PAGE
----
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The good fight

Posted October 15, 2014 in Windsor Heights
Taylor Knable has worked on a number of breast cancer fundraising events. Her grandmother is a breast cancer survivor.

Taylor Knable has worked on a number of breast cancer fundraising events. Her grandmother is a breast cancer survivor.

National Breast Cancer Awareness month draws attention to some of America’s bravest survivors. The passion and courage displayed by a cancer survivor is something that cannot be matched. But survivors and patients aren’t the only ones affected by this tragedy.

Breast cancer steals thousands of their lives every year. Family and friends of those with breast cancer and survivors face a long journey as well.  From understanding to providing support, those with strong ties to survivors build strength, sympathy and understanding that provides immeasurable support to the breast cancer community.

Every penny counts
“It was never a second thought, really,” says Taylor Knable as she counts out coins from a seemingly endless pool on a countertop.

“My family always told me to give back and help others in need, and that’s exactly what I’m trying to do,” she says.

As a little girl, Knable had no idea what sickness or cancer was. Her life was filled with friends, family and bedtime stories with her grandmother.

“When Nana got sick, it was like a bullet to the glass house,” she says. “I didn’t understand what cancer or chemotherapy was, and it didn’t make sense to me.”

Fortunately for Knable, her grandmother’s story had a happy ending.

“It wasn’t until she got better that I really understood what it was,” Knable says. “At first it was like someone was telling me and my little siblings that life isn’t fair — but seeing my grandma push through and survive lit a match under my family and that hasn’t stopped burning.”

And burning is exactly what that match continues to do. Knable has been active in raising money for breast cancer research ever since. In fifth grade, Knable says her parents had to stop her from going door to door to ask money for wigs for breast cancer patients that her Nana Ruth had befriended in the metro.

“I was a little hard-headed and didn’t really know how to go about it at first,” Knable jokingly says, admitting that all she gained from her first experience was $2 and some disgruntled phone calls from the family across the street.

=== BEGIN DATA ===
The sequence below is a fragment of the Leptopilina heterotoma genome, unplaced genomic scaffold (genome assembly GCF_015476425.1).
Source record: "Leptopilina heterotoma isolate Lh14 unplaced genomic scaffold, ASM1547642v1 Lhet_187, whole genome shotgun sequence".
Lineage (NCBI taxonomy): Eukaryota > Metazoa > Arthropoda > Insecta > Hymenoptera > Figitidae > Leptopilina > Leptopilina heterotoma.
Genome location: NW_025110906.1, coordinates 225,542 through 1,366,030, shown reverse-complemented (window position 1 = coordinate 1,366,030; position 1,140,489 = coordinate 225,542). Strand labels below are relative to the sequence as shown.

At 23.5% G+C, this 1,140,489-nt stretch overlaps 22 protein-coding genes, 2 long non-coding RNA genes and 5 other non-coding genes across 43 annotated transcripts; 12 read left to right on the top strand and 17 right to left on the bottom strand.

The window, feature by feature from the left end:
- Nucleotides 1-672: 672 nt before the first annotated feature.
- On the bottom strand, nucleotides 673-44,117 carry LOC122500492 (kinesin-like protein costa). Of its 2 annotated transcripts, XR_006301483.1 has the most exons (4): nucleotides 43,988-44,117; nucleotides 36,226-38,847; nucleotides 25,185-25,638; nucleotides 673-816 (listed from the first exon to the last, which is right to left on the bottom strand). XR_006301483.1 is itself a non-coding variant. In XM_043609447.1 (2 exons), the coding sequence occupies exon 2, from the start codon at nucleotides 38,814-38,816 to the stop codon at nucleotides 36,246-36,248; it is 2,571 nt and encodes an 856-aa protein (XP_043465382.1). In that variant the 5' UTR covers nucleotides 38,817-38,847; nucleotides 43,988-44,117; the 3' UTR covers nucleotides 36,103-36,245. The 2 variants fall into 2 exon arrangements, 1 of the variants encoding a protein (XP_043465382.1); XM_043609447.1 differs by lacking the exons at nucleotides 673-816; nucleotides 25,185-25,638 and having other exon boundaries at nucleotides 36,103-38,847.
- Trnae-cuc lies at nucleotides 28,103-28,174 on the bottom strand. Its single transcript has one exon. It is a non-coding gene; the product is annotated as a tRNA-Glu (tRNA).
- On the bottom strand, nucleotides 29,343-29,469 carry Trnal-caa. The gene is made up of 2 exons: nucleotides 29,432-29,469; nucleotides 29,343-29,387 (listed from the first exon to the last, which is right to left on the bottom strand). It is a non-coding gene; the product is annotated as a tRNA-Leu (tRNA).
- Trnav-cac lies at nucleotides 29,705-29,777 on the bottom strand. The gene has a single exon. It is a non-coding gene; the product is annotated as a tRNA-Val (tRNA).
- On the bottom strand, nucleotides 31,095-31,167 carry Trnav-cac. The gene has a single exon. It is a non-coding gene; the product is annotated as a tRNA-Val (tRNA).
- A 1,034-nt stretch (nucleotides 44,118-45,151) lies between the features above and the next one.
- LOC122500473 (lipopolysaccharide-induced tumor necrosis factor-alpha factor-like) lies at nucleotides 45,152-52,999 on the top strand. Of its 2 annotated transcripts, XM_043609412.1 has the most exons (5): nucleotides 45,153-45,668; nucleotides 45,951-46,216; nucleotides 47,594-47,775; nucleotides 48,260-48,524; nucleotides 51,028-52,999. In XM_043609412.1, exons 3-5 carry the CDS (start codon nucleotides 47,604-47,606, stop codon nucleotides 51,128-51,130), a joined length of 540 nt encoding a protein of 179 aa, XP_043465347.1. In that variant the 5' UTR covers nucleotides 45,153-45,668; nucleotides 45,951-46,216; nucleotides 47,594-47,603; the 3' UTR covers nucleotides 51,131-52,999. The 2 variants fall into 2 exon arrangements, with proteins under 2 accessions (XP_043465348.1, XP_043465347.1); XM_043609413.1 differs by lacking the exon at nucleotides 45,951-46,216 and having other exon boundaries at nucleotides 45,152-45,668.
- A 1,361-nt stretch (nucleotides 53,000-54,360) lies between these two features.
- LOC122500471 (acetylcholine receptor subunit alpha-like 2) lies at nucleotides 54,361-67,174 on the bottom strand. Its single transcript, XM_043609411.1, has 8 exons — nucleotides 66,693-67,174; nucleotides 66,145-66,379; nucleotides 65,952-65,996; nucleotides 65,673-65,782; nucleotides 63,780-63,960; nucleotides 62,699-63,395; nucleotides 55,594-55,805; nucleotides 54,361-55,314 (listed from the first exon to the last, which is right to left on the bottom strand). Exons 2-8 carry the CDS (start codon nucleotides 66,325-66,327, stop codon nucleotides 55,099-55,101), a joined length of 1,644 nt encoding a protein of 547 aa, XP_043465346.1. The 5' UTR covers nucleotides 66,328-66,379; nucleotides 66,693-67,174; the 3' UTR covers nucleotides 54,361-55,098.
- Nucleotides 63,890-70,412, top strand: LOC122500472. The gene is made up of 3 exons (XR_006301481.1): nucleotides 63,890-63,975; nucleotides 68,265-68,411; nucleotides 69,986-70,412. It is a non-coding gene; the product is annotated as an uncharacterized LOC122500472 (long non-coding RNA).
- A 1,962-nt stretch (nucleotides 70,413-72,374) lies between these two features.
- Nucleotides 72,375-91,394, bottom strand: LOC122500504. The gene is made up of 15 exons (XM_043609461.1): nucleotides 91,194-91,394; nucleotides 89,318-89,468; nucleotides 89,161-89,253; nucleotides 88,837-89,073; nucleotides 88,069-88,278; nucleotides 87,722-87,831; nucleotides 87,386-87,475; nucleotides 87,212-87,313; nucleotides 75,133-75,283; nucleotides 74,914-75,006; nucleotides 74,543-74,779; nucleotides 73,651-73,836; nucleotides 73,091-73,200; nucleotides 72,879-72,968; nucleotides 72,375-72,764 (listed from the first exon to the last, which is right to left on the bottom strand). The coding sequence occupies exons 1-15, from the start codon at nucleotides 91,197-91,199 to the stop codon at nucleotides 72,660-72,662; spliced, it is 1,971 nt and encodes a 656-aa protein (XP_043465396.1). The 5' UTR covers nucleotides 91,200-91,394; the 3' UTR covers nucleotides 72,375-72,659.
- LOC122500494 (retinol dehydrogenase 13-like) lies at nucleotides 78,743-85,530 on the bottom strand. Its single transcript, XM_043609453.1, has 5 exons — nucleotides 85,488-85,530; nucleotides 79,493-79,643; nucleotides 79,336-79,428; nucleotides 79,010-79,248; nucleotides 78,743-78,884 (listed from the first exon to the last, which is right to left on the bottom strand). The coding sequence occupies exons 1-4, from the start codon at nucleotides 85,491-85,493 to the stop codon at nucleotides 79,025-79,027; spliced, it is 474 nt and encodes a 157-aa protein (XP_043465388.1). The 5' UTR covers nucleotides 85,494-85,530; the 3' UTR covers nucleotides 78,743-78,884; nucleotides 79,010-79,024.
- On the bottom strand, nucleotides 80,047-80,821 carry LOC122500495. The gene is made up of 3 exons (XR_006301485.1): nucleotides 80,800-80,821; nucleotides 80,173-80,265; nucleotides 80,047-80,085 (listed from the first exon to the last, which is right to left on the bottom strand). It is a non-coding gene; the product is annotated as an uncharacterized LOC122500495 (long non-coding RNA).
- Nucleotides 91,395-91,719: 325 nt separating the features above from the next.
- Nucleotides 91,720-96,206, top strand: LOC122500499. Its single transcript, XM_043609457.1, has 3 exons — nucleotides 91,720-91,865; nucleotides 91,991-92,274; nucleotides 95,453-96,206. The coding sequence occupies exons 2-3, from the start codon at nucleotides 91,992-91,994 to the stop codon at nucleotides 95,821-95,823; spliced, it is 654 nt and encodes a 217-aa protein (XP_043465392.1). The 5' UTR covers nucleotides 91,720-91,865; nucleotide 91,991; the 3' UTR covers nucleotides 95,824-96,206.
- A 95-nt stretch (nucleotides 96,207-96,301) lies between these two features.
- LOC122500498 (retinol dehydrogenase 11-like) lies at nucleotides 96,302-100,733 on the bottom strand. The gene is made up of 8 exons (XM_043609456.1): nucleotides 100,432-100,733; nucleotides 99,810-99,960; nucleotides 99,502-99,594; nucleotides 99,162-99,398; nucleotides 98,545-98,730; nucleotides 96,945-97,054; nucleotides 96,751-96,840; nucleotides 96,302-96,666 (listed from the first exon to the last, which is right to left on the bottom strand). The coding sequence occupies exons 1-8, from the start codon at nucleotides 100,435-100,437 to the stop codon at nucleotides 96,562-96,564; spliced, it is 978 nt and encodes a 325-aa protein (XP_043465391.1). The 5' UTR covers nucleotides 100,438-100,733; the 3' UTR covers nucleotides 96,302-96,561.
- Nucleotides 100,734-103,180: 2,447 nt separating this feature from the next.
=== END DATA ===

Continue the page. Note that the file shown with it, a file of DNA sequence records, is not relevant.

Fortunately, Knable found her knack. In middle school, it was baking brownies with her classmates and selling them to raise money. She and her friends also organized what they called a “can campaign,” placing fundraiser canisters throughout local businesses to collect donations to send in. Knable rummages through a beloved can, decorated in colorful paper and designs, as she continues.

“My family wasn’t always financially stable, and it was great to receive help when my grandma was sick,“ Knable says.

She knows that money doesn’t grow on trees, so she made it her mission to pay it forward. Now in college, Knable remains active in the community by participating in special events and fundraisers.

According to the U.S. National Library of Medicine, while breast cancer is not an inherited issue, genetic predisposure to developing cancer is.

“It’s important to stay proactive,” says Knable.

Her grandmother, who passed away of natural causes in 2013, lived a long and healthy life in part due to early detection.

“It’s just as simple as being aware of your body and examining yourself,” Knable says.

Johns Hopkins Medicine suggests that recurrence of breast cancer is the most common within the first two years.  The renowned hospital also suggests that diet and exercise can play an important role in avoiding breast cancer.

“As soon as Nana was healthy, she knew the battle might not be over. At 60, she took a proactive approach and changed her lifestyle completely,” she says. “My family did, too.”

UnityPoint Health of Des Moines suggests that mammography is the best way for concerned women to stay proactive about their health. A mammogram is an X-ray of the breast and breast tissue. It’s suggested by the American Cancer Society that women over the age of 40 should have a yearly screening.